b) The Kagans' place in Petraeus' HQ clearly upset some military subordinates -- and yet I can't get too upset that they were made uncomfortable. As the story notes, one of the reasons Petraeus wanted the Kagans there was to have an outside perspective on the operation. No one inside the uniformed services is gonna like that, because it dilutes their own authority. Indeed, the other way to spin this is that Petraeus was wary of getting too wrapped up in the military bubble and craved outside input. Isn't that what you want as a check against organizational groupthink?
c) I'm not gonna defend the fundraising letter -- that seems... unseemly. Castigating the Kagans for not being on Petraeus' payroll, however, also seems a bit strange. This might have been a pay-for-play move for influence, but I don't think it was about money.
From Petraeus' side, having the Kagans there clearly served a dual purpose. Sure, he got an outside voice, but he was also able to co-opt potential critics with this gambit. Whether this is a good thing or not for American foreign policy is an honest matter of debate. It seems like Petraeus only coddled more hawkish military advisors, and it's likely the case that they would have been the bigger media thorn.
As a general rule, however, I can't get too worked up about government officials seeking outside input. This becomes a problem only if the outreach/co-optation is so successful that it shields a policy from any criticism -- and not even Petraeus is that good at stroking think-tankers.
I understand the concerns that some Petraeus critics have with his relationship with the Kagans. I share some of them. But I would be equally wary of policy principals that refused to engage with outsiders or refused to consider information from outside their own bureaucracies.
What do you think?
One of this blog's minor keys over the years has been the creeping militarization of U.S. foreign policy. I don't mean this in the "all the U.S. does is bomb! Bomb!! BOMB!!!" way. Rather, as the bulk of the U.S. international affairs budget has shifted towards the defense department, so has the operational control of American foreign policy. This extends to cabinet-level appointments, as ex-generals wind up occupying too many foreign policy principal positions.
Last week, I speculated that the Petraeus scandal might cause a reassessment of trust in the military. To my pleasant surprise, this appears to be happening, but in a targeted and focused manner. That is to say, what's being questioned is the behavior, ethics and massive perks of the military's top brass.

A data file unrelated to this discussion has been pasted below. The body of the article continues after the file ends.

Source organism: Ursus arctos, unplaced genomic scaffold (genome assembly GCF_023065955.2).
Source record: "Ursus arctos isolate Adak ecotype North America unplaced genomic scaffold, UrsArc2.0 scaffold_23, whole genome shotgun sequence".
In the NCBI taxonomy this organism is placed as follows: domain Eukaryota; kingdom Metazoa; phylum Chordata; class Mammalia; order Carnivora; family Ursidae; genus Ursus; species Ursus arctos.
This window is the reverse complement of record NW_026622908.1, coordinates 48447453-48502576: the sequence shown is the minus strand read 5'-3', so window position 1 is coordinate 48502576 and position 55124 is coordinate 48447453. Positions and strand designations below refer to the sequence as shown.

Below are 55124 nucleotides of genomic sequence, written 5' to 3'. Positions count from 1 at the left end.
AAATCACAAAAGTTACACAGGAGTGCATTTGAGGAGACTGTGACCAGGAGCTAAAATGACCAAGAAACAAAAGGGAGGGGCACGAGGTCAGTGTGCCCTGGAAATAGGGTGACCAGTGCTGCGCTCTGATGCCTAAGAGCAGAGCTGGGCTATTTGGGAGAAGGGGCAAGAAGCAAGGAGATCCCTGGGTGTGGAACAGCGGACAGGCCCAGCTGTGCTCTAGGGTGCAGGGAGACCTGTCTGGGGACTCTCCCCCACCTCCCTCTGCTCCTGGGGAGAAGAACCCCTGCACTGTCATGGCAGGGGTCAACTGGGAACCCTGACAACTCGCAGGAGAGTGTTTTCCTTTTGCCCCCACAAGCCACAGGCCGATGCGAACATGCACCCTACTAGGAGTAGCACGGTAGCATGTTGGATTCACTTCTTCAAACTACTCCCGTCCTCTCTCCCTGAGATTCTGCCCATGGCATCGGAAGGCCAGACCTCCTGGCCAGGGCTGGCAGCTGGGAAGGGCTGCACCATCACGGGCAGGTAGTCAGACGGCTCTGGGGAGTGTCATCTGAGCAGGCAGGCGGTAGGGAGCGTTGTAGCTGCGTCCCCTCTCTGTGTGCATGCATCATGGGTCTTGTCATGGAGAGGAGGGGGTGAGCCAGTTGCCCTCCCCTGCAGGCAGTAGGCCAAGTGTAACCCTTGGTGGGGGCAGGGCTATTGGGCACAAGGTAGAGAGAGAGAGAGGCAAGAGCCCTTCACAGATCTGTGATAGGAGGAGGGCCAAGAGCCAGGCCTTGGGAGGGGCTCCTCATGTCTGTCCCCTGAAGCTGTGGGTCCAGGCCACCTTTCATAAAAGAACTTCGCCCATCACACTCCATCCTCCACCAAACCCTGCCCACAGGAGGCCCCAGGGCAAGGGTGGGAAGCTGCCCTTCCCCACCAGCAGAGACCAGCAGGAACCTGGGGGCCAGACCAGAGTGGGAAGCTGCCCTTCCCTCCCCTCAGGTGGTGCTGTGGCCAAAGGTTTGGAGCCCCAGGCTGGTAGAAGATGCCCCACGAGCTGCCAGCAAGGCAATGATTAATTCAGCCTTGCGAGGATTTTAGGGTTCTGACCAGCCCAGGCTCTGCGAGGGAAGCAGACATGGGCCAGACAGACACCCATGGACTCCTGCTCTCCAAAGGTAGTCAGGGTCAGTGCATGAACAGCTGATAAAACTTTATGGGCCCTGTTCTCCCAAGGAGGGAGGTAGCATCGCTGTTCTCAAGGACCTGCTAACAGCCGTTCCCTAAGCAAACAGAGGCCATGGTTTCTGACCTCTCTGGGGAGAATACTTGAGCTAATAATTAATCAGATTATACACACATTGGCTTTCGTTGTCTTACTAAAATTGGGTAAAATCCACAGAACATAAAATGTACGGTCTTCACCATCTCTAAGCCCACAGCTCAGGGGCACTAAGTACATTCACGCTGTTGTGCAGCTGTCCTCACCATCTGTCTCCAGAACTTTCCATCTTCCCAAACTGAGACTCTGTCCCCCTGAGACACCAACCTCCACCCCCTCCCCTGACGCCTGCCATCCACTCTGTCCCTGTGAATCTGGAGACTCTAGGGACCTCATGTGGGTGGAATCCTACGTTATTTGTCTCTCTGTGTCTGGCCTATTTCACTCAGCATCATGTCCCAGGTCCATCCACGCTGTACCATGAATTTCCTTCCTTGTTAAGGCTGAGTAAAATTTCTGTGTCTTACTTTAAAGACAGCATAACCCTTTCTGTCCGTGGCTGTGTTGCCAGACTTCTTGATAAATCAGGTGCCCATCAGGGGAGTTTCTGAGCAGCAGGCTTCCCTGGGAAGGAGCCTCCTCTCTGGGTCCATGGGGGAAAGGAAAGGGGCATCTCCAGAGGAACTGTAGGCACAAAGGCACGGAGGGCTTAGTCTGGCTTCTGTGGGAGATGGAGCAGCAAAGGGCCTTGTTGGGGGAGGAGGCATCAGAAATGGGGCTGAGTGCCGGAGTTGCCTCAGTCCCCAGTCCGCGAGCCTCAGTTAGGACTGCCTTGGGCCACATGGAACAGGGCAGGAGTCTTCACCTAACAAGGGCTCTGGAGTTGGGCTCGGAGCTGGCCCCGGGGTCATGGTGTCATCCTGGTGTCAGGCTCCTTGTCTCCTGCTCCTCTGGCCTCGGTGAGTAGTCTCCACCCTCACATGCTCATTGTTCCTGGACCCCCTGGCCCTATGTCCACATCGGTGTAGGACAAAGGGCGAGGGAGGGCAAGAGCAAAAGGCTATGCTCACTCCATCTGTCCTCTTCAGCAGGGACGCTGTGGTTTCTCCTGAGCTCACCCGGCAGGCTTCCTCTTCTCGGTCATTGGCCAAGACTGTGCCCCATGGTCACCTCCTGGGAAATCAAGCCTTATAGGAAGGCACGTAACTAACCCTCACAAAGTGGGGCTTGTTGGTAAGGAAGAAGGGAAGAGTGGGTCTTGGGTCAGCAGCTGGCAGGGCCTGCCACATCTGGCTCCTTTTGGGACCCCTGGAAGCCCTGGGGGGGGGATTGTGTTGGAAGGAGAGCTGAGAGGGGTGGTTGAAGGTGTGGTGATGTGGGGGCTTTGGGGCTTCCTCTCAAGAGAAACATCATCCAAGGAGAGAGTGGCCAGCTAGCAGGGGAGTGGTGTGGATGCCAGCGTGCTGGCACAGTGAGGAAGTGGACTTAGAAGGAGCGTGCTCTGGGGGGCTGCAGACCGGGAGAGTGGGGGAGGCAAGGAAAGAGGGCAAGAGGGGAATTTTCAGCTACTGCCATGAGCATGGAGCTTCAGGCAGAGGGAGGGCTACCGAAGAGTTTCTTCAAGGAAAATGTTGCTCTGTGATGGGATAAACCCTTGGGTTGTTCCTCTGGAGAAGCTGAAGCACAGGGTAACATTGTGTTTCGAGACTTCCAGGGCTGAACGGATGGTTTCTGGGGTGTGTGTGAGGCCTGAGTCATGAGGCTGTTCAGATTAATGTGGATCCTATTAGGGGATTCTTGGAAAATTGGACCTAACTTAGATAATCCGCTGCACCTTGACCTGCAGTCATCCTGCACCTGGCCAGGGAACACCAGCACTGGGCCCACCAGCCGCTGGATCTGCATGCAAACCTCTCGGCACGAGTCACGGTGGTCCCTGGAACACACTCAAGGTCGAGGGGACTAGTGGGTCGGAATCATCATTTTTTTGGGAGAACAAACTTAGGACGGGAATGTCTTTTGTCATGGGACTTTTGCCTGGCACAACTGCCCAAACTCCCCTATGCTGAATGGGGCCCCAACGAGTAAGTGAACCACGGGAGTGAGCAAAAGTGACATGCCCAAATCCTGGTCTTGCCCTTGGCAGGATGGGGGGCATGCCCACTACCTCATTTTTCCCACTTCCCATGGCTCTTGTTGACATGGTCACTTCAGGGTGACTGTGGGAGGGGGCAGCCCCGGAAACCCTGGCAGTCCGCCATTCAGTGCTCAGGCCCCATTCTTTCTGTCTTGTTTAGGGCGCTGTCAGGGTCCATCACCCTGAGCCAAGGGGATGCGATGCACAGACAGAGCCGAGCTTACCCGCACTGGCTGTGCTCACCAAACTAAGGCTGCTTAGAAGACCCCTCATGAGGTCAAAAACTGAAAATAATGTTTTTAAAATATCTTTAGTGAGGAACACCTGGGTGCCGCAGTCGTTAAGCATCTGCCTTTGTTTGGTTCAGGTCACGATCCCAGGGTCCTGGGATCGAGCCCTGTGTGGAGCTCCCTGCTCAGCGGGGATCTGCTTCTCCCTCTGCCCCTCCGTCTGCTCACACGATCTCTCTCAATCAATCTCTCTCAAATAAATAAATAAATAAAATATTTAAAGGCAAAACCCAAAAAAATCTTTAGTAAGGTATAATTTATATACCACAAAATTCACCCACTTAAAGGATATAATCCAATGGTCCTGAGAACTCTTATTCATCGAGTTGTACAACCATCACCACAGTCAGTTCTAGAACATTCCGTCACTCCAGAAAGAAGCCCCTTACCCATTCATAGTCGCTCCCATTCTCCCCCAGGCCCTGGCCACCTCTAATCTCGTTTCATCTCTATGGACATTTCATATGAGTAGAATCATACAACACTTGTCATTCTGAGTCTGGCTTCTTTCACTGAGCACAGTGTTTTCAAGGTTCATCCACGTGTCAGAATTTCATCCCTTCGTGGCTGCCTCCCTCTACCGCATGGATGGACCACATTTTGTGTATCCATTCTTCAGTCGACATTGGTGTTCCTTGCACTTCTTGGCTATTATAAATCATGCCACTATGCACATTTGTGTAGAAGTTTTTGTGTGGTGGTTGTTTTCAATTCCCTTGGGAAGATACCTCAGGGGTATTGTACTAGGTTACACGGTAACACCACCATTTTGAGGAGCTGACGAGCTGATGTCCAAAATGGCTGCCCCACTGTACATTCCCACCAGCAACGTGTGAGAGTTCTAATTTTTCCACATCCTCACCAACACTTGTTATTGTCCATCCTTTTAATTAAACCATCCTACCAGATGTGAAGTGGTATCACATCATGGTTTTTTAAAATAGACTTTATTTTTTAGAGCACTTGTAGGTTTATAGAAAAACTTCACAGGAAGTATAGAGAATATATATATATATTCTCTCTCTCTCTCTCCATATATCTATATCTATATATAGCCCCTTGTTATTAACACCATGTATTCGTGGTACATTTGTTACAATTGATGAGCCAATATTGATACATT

At the same time, perhaps it's beginning to dawn on some foreign policy commentators that America's diplomatic corps has been undervalued. The Wikleaks cables, for example, revealed U.S. diplomats to be extremely acute in their assessments of foreign counterparts. The death of Ambassador Chris Stevens has regrettably highlighted the risks that the diplomatic corps faces in some of their postings. Secretary of State Hillary Clinton has made economic statecraft a priority during her tenure at Foggy Bottom. As her speech in Singapore a few days ago suggested, the ball is rolling on quite a few significant agreements -- a point that has been raised here recently.
So this could be a moment when U.S. diplomats can wrest just a wee bit of influence back from the generals. Which is great -- unless one reads this Robert Worth story from yesterday's New York Times Magazine:
[Ambassador Chris Stevens'] death was treated as a scandal, and it set off a political storm that seems likely to tie the hands of American diplomats around the world for some time to come. Congressmen and Washington pundits accused the administration of concealing the dangers Americans face abroad and of failing Stevens by providing inadequate security. Threats had been ignored, the critics said, seemingly unaware that a background noise of threats is constant at embassies across the greater Middle East. The death of an ambassador would not be seen as the occasional price of a noble but risky profession; someone had to be blamed.
Lost in all this partisan wrangling was the fact that American diplomacy has already undergone vast changes in the past few decades and is now so heavily encumbered by fortresslike embassies, body armor and motorcades that it is almost unrecognizable. In 1985 there were about 150 security officers in U.S. embassies abroad, and now there are about 900. That does not include the military officers and advisers, whose presence in many embassies — especially in the Middle East — can change the atmosphere. Security has gone from a marginal concern to the very heart of American interactions with other countries.